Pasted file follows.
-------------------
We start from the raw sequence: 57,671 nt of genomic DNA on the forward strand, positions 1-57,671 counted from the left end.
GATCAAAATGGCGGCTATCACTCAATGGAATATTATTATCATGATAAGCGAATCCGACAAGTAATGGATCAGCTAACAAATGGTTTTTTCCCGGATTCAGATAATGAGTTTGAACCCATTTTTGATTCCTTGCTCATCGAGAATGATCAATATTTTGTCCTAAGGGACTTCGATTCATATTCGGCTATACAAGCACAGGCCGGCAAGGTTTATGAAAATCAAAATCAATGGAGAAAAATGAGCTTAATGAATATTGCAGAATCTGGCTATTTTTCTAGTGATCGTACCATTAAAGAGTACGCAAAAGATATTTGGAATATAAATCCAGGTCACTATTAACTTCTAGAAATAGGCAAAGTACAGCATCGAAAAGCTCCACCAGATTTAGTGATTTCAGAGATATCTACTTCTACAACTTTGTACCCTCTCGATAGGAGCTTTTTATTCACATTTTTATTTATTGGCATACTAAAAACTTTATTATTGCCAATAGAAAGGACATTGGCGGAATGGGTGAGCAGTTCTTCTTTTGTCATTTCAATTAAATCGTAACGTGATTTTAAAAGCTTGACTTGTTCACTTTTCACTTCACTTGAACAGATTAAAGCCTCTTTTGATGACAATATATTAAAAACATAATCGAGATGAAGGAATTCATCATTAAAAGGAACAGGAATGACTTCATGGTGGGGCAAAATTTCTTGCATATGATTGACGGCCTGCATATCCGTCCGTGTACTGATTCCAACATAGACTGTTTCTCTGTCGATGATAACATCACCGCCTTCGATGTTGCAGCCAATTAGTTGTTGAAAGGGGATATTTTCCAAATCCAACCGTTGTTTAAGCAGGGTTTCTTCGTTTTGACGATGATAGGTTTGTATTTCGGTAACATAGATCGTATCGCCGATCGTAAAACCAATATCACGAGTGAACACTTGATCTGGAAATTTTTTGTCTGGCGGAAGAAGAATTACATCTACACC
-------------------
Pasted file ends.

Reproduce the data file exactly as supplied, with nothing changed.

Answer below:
We start from the raw sequence: 57,671 nt of genomic DNA on the forward strand, positions 1-57,671 counted from the left end.
GATCAAAATGGCGGCTATCACTCAATGGAATATTATTATCATGATAAGCGAATCCGACAAGTAATGGATCAGCTAACAAATGGTTTTTTCCCGGATTCAGATAATGAGTTTGAACCCATTTTTGATTCCTTGCTCATCGAGAATGATCAATATTTTGTCCTAAGGGACTTCGATTCATATTCGGCTATACAAGCACAGGCCGGCAAGGTTTATGAAAATCAAAATCAATGGAGAAAAATGAGCTTAATGAATATTGCAGAATCTGGCTATTTTTCTAGTGATCGTACCATTAAAGAGTACGCAAAAGATATTTGGAATATAAATCCAGGTCACTATTAACTTCTAGAAATAGGCAAAGTACAGCATCGAAAAGCTCCACCAGATTTAGTGATTTCAGAGATATCTACTTCTACAACTTTGTACCCTCTCGATAGGAGCTTTTTATTCACATTTTTATTTATTGGCATACTAAAAACTTTATTATTGCCAATAGAAAGGACATTGGCGGAATGGGTGAGCAGTTCTTCTTTTGTCATTTCAATTAAATCGTAACGTGATTTTAAAAGCTTGACTTGTTCACTTTTCACTTCACTTGAACAGATTAAAGCCTCTTTTGATGACAATATATTAAAAACATAATCGAGATGAAGGAATTCATCATTAAAAGGAACAGGAATGACTTCATGGTGGGGCAAAATTTCTTGCATATGATTGACGGCCTGCATATCCGTCCGTGTACTGATTCCAACATAGACTGTTTCTCTGTCGATGATAACATCACCGCCTTCGATGTTGCAGCCAATTAGTTGTTGAAAGGGGATATTTTCCAAATCCAACCGTTGTTTAAGCAGGGTTTCTTCGTTTTGACGATGATAGGTTTGTATTTCGGTAACATAGATCGTATCGCCGATCGTAAAACCAATATCACGAGTGAACACTTGATCTGGAAATTTTTTGTCTGGCGGAAGAAGAATTACATCTACACC